12 Information Centre?
13 A. The main source of our information was the Kosovo Information
14 Centre, but this was -- the information we got was proven by the real
15 facts. After the Rambouillet conference, after the Paris conference, the
16 verification mission made -- the work of this mission made no sense
17 because the Holbrooke Agreement was violated, was breached. So the
18 reality spoke to the opposite of the Holbrooke Agreement.
19 Q. Now I want to move to --
20 JUDGE BONOMY: Mr. Hannis.
21 MR. HANNIS: Yes.
22 JUDGE BONOMY: Is there KVM material on this that you're going to
23 be presenting to us? I don't recollect DZ giving us specific figures, for
24 example, like the figure we've just had.
25 MR. HANNIS: Your Honour, I don't recall. I would have to
1 double-check --
2 JUDGE BONOMY: All right.
3 MR. HANNIS: -- his transcript.
4 JUDGE BONOMY: Can I ask you one other question which is related
5 to this matter, but it's a bit disjointed from the evidence you've been
6 given at the moment. Hashim Thaci is referred to as one of the delegates
7 to Rambouillet. Do you know what position precisely he held in the KLA?
8 THE WITNESS: [Interpretation] Yes. Officially, he was the
9 director of the political bureau of the KLA; that is, the KLA had a
10 political division, and Mr. Thaci was the director of this department, or
11 to put it more explicitly, he was the political representative of the KLA.
12 JUDGE BONOMY: And how did that position fit in with the other
13 leadership of the KLA?
14 THE WITNESS: [Interpretation] As far as I know from the
15 information we received and from what I read, the KLA had a General Staff
16 and these people were mainly members of the staff, with Mr. Thaci being
17 one of them in his capacity as political representative.
18 JUDGE BONOMY: Thank you.
19 Mr. Hannis.
20 MR. HANNIS: Thank you.
21 Q. You mentioned the figure of 30.000 troops coming in. When you say
22 "troops," are you referring only to VJ, to the army?
23 A. It is difficult to determine the composition. I mentioned the
24 number 30.000 because even later the assessment of the internationals was
25 that about 50.000 troops were deployed in Kosova. So when I say this, I
1 am not in a position to give you accurate descriptions as to the number of
2 the police and the army, but I think it covers both.
3 Q. Thank you. Moving now to paragraph 44 of your statement, this is
4 after the talks in France have concluded and you returned to Pristina, you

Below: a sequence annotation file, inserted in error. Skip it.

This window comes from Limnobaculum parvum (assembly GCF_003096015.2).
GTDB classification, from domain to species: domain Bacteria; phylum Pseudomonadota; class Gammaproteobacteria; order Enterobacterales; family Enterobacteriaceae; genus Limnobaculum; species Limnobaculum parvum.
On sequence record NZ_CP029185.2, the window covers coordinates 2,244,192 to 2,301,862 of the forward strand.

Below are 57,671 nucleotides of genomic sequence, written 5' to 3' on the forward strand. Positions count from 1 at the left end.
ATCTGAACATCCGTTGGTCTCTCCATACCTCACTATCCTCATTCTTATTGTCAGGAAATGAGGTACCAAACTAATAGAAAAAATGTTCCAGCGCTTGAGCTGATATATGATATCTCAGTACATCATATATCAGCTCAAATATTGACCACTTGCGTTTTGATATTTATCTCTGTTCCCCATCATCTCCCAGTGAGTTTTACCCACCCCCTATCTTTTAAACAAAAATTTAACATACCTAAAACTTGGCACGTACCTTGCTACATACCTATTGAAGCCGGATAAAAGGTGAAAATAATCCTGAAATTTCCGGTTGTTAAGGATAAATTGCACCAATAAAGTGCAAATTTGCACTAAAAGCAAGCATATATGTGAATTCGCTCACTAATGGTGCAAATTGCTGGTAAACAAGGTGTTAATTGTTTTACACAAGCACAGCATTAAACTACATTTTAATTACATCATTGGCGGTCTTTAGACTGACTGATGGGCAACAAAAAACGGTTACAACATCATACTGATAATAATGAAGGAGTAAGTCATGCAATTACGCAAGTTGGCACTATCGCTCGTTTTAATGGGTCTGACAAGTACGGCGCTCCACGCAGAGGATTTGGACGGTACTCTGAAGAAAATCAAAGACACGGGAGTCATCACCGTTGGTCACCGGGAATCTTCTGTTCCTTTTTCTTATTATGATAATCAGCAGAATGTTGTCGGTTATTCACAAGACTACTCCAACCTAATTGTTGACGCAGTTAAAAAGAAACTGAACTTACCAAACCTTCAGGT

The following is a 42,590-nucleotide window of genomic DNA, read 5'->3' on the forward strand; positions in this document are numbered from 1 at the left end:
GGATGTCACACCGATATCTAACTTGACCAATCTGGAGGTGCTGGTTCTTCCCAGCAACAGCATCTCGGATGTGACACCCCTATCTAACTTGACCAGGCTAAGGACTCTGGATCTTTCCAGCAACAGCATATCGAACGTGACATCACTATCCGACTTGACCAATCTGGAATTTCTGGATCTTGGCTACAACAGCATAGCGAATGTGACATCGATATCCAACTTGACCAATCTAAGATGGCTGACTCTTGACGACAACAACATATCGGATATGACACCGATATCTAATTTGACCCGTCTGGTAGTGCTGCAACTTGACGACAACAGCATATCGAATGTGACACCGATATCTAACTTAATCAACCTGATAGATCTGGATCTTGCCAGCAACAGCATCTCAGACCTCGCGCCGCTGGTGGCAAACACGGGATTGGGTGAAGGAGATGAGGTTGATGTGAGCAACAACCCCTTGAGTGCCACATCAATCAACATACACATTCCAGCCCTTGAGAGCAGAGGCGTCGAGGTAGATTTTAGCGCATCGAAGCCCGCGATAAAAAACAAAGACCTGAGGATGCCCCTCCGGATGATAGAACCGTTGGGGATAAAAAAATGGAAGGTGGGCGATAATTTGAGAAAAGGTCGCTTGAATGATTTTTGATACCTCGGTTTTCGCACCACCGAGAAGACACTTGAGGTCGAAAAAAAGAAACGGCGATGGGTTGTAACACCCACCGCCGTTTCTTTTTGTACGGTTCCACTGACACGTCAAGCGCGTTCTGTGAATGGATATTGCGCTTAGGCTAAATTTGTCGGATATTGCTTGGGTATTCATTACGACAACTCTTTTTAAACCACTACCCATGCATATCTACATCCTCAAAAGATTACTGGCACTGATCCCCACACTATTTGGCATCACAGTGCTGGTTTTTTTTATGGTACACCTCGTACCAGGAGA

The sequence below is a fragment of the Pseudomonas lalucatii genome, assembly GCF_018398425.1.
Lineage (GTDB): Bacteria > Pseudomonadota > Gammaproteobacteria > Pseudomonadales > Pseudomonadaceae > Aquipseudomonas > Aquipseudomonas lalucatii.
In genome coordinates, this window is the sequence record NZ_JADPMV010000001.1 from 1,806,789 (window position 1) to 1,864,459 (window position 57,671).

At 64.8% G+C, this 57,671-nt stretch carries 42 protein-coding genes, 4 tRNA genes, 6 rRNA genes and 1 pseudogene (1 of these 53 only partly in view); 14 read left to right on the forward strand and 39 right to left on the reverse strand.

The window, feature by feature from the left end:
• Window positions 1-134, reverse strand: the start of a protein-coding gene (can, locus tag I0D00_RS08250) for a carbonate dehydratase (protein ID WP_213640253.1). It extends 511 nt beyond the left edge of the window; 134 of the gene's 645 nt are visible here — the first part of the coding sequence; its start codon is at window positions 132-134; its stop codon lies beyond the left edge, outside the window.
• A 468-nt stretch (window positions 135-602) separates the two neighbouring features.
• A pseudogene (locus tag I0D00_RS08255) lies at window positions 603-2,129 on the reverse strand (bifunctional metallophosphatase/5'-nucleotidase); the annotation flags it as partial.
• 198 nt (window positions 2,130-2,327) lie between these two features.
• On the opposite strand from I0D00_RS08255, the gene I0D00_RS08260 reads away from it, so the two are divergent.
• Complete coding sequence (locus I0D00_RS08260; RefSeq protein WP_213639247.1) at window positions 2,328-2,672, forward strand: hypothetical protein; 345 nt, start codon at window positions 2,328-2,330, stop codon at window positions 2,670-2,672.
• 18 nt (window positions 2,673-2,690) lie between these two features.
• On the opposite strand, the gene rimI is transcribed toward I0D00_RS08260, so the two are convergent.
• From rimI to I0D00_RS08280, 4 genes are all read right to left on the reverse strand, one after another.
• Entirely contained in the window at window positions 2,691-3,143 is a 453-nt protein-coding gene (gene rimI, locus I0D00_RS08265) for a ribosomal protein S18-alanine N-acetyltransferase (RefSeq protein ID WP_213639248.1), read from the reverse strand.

5 say that there were huge numbers of Serb paramilitaries everywhere. Can
6 you tell us how you -- your definition of paramilitaries, as distinct from
7 the VJ and the MUP. Who were you talking about?
8 A. The paramilitary groups or paramilitaries in this case mean the
9 people who were carrying legal weapons, or to use a better word, were
10 transparent. The weapons were there for everyone to see. So these people
11 were wearing an undistinct uniform. Some were wearing civilian clothes,
12 some black uniforms, sometimes a camouflage-type of uniform, sometimes the
13 upper part of the uniform was green, the trousers were civilian trousers,
14 civilian trousers. In general, what we recognised as members of the JNA
15 or police whose uniforms we knew or were familiar to us, the rest for us
16 were paramilitaries.
17 Q. At the end of that paragraph you say: "In most instances they
18 appeared to have just put on a military jacket or something similar, taken
19 the licence plates off their vehicles, and picked up a gun. Nevertheless,
20 it seemed very organised."
21 Can you tell us how so? In what way did it seem that they were
22 organised or very organised?
23 A. When I say they seemed organised, I mean this, that - I'm talking
24 of Pristina where I was an eye-witness to what happened - in Pristina the
25 units were coordinated. As you might well know, there was an Arkan staff
1 deployed in the Arkan -- in the hotel, in the Grand Hotel. It was a staff
2 that in the evenings organised the activities that they were going to
4 The fact that they were distributed in different neighbourhoods
5 and they demolished stores, restaurants in an organised way goes to show
6 that their activity was organised.
7 Q. In your answer it's translated that there was an Arkan staff
8 deployed in the hotel, the Grand Hotel. Can you tell us what you mean by
9 "Arkan staff?"
10 A. Yes. These were things which everybody knew. I personally wasn't
11 in the Grand Hotel myself to see them with my own eyes, but I've heard -
12 and I base this on rumours - that there was a headquarters or a staff
13 there that functioned, because most of the personnel went away. And of
14 the Serbs who remained, some have communicated with some Albanians and
15 conveying information. The Grand Hotel was a forbidden place for
16 Albanians. Indeed, people said that Albanians and dogs are not allowed to
17 enter the Grand Hotel.
18 Q. In the next paragraph, paragraph 45, you mentioned that the:
19 "Paramilitaries began destroying all Albanian-owned property."
20 How do you know about that?
21 A. These small enterprises that existed and were property of
22 Albanians, they were destroyed. In the period between Rambouillet and
23 Paris Agreements, I have seen such destruction myself. To give you an
24 example, in Dardania neighbourhood there was a health clinic called
25 Rezonanca that was blown up, and that clinic was in a concrete building.
1 That clinic was completely destroyed because of the explosion put there by
2 the paramilitaries. Other stores, jewellery stores, were broken into,
4 Q. Are you aware of any non-Albanian businesses or shops that were
5 destroyed during this time?
6 A. No, I don't recall of any instance of a non-Albanian store being
8 Q. And how many buildings or businesses are you talking about? Are
9 we talking about ten or 20 or 100? Can you give us a rough idea?
10 A. For the time we are talking about, the period between --